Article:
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SALEM — The latest review of moving the massive Boardman to Hemingway power transmission line from proposal to reality is this week.

Originally proposed in 2010, the B2H line travels from the Longhorn Substation in Boardman to the existing Hemingway Substation in Idaho. Primarily 500 kilovolts, the line would be approximately 300 miles long. Idaho Power Co. is primary energy producer behind the project.

The Oregon Department of Energy’s Energy Facility Siting Council meets is Friday, July 22, and B2H is on the docket. The council plans to go over the proposal for the project and its application history and conduct straw polls to determine if any changes need to be made. This review is the latest step in a checkered past for the transmission line.

The meeting

The July 22 council meeting will not be the final one; instead, it serves as an update point for the history of the line, which the council has officially labeled as contested since 2020 due to public opposition.

According to a summary of the B2H line project on the Oregon Department of Energy’s website, 37 exceptions — public complaints on the lines — were filed to the department. In most cases, there are only a few exceptions filed.

“In terms of this being a normal number — it’s absolutely not,” ODOE senior siting analyst Kellen Tardaewether said. “This is the biggest case that the council has ever seen.”

Fourteen parties filed those exceptions. Though numbers have changed since 2020, the remaining exceptions were reviewed in the Proposed Contested Change Order. The PCCO was completed May 31, reviews the appeals on the project and offers a solution for them.

The time frame already has passed for any remaining parties to file exceptions against the project, so now Tardaewether and her team can examine the case at hand. The siting analyst said this is one of the “biggest, most complicated” cases she’s ever seen.

The council will go over and review the PCCO at its July 22 meeting. Tardaewether said the next meetings will help the council reach its final decision. There is not a scheduled time for any meetings after July 22, but the decision should come in two to four months.

“For those very curious about what will happen, just know we really are working on it,” Tardaewether said.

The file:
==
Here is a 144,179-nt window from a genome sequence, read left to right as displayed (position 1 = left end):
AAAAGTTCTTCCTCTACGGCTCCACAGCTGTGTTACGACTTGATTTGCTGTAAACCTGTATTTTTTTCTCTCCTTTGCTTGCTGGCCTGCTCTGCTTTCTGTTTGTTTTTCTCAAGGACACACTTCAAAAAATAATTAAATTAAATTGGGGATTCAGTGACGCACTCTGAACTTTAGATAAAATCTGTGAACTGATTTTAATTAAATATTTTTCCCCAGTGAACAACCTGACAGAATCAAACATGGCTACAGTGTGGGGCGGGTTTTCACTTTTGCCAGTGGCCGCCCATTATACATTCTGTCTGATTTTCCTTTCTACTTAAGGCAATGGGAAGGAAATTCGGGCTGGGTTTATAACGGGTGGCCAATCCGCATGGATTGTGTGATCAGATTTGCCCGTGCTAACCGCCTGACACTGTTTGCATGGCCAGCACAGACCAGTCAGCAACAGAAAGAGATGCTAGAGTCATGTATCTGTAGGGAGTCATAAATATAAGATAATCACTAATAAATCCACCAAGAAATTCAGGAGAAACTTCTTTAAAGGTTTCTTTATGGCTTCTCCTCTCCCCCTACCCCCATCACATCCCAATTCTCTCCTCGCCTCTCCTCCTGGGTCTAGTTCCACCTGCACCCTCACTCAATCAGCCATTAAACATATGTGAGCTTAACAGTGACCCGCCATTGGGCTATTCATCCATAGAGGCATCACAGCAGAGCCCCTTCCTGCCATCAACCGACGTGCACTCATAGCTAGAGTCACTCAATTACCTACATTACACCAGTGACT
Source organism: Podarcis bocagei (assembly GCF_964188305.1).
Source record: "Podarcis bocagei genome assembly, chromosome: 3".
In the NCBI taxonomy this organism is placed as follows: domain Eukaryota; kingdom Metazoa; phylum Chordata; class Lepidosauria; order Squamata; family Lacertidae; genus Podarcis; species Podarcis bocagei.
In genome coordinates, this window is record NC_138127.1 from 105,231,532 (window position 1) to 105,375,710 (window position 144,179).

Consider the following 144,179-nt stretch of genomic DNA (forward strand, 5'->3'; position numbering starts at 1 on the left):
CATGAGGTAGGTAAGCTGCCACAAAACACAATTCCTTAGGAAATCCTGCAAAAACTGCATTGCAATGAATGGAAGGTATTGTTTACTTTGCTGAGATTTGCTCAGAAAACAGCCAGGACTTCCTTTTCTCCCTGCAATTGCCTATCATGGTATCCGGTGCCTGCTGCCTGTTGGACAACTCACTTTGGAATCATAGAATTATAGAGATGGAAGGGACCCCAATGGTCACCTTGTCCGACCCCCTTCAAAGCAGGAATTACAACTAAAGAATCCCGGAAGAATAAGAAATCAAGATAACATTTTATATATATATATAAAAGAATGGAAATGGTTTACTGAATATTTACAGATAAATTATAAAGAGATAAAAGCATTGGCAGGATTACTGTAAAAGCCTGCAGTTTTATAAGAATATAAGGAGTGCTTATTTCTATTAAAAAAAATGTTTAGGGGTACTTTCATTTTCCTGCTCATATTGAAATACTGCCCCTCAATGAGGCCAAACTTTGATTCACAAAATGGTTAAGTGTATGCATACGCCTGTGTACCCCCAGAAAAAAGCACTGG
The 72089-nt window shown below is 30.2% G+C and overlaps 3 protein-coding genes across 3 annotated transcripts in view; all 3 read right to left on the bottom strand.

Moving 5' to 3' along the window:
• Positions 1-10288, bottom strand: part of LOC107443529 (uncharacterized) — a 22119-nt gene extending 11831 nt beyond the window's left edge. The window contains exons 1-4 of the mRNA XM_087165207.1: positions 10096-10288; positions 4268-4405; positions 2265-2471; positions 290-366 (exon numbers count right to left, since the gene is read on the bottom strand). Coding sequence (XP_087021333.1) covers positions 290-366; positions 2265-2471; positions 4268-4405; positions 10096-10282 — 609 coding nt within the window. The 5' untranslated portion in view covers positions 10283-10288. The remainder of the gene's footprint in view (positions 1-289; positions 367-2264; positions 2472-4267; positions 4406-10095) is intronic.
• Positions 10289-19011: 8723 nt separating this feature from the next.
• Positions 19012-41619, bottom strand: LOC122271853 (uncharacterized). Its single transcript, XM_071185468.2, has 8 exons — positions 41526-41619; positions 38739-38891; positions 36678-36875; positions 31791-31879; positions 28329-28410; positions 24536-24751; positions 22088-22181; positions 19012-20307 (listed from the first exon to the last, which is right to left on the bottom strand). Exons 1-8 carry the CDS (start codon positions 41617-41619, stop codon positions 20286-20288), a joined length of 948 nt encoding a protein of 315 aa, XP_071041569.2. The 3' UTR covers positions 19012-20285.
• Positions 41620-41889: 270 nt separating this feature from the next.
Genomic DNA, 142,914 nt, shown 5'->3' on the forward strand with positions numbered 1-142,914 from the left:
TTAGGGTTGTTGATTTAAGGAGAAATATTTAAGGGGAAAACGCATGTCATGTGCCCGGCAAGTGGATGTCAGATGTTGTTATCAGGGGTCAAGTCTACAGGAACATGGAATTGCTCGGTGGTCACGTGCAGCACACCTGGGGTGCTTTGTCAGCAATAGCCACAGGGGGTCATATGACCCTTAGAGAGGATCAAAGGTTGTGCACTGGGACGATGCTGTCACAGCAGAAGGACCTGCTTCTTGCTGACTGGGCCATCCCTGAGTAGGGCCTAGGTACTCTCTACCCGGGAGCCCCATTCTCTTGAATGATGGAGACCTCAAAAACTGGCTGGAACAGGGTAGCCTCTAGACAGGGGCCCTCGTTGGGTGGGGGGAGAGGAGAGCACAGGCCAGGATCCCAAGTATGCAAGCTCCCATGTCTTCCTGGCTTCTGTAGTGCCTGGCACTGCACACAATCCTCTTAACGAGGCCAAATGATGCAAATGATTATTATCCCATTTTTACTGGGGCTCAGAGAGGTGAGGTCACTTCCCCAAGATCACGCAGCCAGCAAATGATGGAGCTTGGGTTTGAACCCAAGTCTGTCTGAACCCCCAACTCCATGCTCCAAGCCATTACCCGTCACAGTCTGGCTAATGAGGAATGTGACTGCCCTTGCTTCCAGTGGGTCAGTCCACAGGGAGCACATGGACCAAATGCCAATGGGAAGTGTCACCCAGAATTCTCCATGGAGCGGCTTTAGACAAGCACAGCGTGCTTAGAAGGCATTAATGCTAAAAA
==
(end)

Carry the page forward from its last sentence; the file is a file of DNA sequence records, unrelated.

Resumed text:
The opposition

Jim Kreider is one of the 37 exceptions noted by Tardaewether and one of the driving forces against the B2H line. He and his wife Fuji Kreider spearhead the Stop B2H Coalition, a group that believes Idaho Power Co. can look into other options rather than put the line through the Eastern Oregon area.

Located outside of La Grande, the Kreiders said the believe they know the area best, claiming Idaho Power has connected the residents of La Grande on this issue.

“It’s become a hotbed of resistance,” Jim Kreider said.

The group has met with state leaders such as U.S. Sens. Ron Wyden and Jeff Merkley, discussing different ideas.

One of the main points of contingency is the perceived effect of the climate. The group claims clearing out for the project will destabilize soils and increase the risk for endangered species, all while being louder than safety standards for many households.

These complaints have not subsided for either the Kreiders or their many other partners in the coalition, though others have waned.

“During the period, rulings, and motions, it wore people down,” Fuji Kreider said. “That’s their technique, to wear us down.”

Among the swath of complaints, both the Kreiders and the coalition list several other options for the line, including burying it underground and increasing the production of other transmission lines out of state.

The superhighway

Sven Berg is the communications director at Idaho Power. He said the company has dealt with other opposition groups in the past — especially from Eastern Oregon — but they have come to understand each other.

Idaho Power is one of the operators of the B2H and owns 45% of the line. Along with PacifiCorp, the companies hope the line can become a “clean-energy superhighway.”

During the winter months, Berg said customers in Portland need more power to handle the peak. Another goal for the company is to increase the nation’s Western grid, something increasingly important as both wind and solar power continue to rise.

“We have to build the grid for peak need, not average need.” Berg said, “We have to keep homes and businesses at room temperature.”

Even with opposition to the project. Idaho Power’s goal has not changed since its filing in 2018. In fact, its tenacity towards the project has only gotten stronger.

“The more we study, the more we are convinced that this is the best option for the Pacific Northwest,” Berg said.

With a response from the DOE in the coming months, Berg said Idaho Power is sticking to its plan of a 2023 start date. He said he hopes that by October the company will get a building permit across to the Oregon side of the project.

Original Article: Source